Materials: A complete materials list will be sent upon registration.

Tuition: $715

Lab fee: $65 Each student will be provided with a kit with enough metal
(primarily copper, brass and bronze) to make a sample of each technique and form. Students are encouraged to bring their own metal and tools. The lab fee also includes use of the consumables used in the course. The instructor will have only a limited amount of material for purchase. For students who have their own metal supply, it is suggested they bring sheet metal and wire of copper, brass, bronze or sterling.

Enrollment limited to 12 students.

Sandra Noble Goss has been a jewelry and metal artist since graduating from George Brown College in Toronto in 1973. Her jewelry studies began at Hornsey College of Art in London, England; she has a BA from York University, Toronto. Sandra is a partner of Goss Design Studio with her husband in Owen Sound, Ontario. She has exhibited widely in jewelry and craft exhibitions, juried shows, and solo shows. Her jewelry is hand made using traditional techniques and her metals of choice are sterling silver, brass, copper and bronze. For 20 years, Sandra was a part-time jewelry instructor in Georgian College’s jewelry program. In addition she taught at summer programs at the Haliburton School of the Arts and Idyllwild Arts.




A Fresh Look at Spiculums
Betty Helen Longhi
June 16–20, One-week session
Course # AAJW ØØE

A spiculum is a tapered tube made from a flat sheet of metal. They are
usually made by a process of forming similar to that which is used for
traditional tube making. The resulting product is an elegant tubular form that can be bent in various ways after the seam is soldered. But this is just the beginning; what would happen if the pattern was irregular so when the edges came together, the seam line became curved? What about synclasticly forming the metal pattern before closing it into a tube? What if you anticlasticly form the spiculum and leave the seam open? Or how about combining synclastic and anticlastic areas in the same spiculum and closing it into a vessel form? In this workshop, we will address the basic forming processes and move beyond them to experiment with these additional options. In this new arena there are endless possibilities for making bracelets,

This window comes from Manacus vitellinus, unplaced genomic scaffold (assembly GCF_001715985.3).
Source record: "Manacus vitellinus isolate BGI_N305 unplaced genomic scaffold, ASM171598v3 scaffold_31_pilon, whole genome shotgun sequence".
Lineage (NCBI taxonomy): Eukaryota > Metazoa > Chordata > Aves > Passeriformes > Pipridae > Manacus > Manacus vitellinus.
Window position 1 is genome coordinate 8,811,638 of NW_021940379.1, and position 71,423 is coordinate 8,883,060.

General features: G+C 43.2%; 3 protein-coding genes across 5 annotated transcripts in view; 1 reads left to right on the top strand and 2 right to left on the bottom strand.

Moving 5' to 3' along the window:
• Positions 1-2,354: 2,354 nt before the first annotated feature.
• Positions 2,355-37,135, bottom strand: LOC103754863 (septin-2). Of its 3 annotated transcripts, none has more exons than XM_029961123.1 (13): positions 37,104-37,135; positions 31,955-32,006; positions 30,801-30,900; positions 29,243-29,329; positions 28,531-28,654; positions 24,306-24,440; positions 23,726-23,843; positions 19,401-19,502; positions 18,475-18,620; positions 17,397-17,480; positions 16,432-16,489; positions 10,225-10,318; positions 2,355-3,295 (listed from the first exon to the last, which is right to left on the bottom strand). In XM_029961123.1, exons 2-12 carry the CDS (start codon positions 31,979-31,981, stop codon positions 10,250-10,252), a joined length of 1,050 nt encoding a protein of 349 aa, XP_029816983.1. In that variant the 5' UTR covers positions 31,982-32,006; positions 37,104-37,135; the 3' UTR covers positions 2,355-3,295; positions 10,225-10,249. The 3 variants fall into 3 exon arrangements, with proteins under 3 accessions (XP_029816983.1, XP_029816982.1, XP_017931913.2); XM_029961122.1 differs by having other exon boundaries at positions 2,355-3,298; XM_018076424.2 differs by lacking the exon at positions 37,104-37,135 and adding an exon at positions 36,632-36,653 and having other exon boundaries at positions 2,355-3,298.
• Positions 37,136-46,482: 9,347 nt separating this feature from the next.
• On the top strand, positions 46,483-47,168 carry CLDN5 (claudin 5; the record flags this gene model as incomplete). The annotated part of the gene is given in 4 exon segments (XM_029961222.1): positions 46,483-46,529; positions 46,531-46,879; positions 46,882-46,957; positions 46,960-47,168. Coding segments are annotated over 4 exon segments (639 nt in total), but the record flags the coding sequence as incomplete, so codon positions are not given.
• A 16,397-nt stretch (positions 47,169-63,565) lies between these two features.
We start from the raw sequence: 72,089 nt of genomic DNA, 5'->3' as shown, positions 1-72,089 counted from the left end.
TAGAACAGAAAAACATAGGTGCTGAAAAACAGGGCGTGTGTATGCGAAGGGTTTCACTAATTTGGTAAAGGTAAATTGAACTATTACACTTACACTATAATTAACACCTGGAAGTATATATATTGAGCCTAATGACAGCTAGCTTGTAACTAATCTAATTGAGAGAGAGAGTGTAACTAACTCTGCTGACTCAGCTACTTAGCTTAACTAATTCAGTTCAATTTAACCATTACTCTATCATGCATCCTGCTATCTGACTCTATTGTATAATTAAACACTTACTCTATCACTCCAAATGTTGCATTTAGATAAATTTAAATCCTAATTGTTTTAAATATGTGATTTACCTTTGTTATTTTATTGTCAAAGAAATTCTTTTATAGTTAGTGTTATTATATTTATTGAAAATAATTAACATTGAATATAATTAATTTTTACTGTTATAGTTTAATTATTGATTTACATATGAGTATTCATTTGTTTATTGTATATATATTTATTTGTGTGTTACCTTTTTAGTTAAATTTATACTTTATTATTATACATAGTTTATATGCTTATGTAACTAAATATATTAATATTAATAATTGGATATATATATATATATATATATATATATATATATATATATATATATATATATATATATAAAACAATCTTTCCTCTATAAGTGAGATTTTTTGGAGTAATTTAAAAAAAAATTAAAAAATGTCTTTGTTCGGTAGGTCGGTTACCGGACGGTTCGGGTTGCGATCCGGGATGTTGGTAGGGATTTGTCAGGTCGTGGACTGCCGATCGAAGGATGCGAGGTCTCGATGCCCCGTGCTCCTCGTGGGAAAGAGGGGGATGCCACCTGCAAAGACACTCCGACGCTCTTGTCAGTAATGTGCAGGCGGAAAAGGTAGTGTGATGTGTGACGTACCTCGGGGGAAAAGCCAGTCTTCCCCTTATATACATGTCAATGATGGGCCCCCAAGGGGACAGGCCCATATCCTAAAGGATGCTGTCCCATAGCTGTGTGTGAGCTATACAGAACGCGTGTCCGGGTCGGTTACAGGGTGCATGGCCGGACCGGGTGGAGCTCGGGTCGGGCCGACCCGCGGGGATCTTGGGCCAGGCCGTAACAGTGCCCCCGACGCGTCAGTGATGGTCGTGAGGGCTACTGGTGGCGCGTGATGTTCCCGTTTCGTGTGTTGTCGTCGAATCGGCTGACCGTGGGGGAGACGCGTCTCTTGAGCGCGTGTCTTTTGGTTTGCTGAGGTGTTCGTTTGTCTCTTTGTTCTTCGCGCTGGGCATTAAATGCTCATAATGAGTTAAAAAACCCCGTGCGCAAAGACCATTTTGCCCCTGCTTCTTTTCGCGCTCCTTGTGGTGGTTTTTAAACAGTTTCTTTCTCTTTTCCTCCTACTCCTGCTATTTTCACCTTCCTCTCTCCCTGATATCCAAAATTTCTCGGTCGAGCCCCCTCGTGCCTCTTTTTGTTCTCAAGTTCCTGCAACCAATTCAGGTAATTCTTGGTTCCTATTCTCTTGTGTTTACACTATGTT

collars, earrings, beads, vessels and abstract sculptural forms.

The workshop is appropriate for all metals students but some experience in forming metal would be helpful.

Materials: A complete materials list will be sent upon registration.

Tuition: $715

Lab fee: $65 (Includes Metal–one 6x12x22ga and one 6x6x24ga nugold, maple spiculum block, consumable materials–solders, fluxes, sandpaper, etc., and wood blocks for forming.) Students should bring their own hand tools – but they must be clearly marked. The instructor will have a large selection of hammers and stakes available for purchase during class.

Enrollment limited to 12 students.

Betty Helen Longhi is a nationally recognized metalsmith who creates finely crafted jewelry and sculpture. A master craftsman, she incorporates various texturing techniques with forging, shell forming and die forming in her pieces. Betty’s work has been exhibited at the Virginia Museum, Delaware Art Museum, American Craft Museum, South East Center for Contemporary Art, the Renwick Gallery Museum Shop and The Greenhill Center for North Carolina Art as well as numerous retail galleries. She has received a number of awards including an Individual Artist Fellowship funded by the Delaware State Arts Council and the National Endowment for the Arts. She has been a guest artist at the Univ. of Wisconsin, the Maryland Institute of Art and RIT School for
American Crafts, and has taught at Haystack, Penland, Parsons School of
Design, Peters Valley Craft Center and more. She maintains a studio and
retail sales space in her lakeside home near Lexington, NC.




Surface Design & Fabrication
Deb Karash
June 16–20, One-week session
Course # AAJW ØØF

Five Days, Five Projects, Ten Techniques. This workshop will spend five days exploring surface design and fabrication techniques which will be combined to create five pieces of jewelry: stylish pins, pendants, cuff bracelet and earrings.

We will cover the following:

    • texturing
    • rivets
    • using paste solder
    • proper placement of findings
    • fitting layers without measuring
    • forming
    • forging small parts
    • other techniques

This class is appropriate for all levels. Emphasis will be placed on design and finishing.

Materials: A complete materials list will be sent upon registration.

Tuition: $715

Lab fee: $40 (Includes the use of all tools, equipment, and consumables such as solder and compounds.) Students are encouraged to bring their own metal and tools–but they must be clearly marked.

Enrollment limited to 12 students.

Deb Karash is originally from Illinois where she earned an MA in Jewelry and Metalsmithing from Northern Illinois University. She now lives in the mountains of North Carolina. A full time studio jeweler, Deb sells her work at galleries throughout the US and Canada and teaches workshops. She is a founding member of Flow, an artists co-op in Marshall, NC. Her free time is spent renovating their new home in Asheville and traveling.

~Connie

All images and text are ©Copyright 2010-2013 Connie Fox except where indicated. All rights reserved.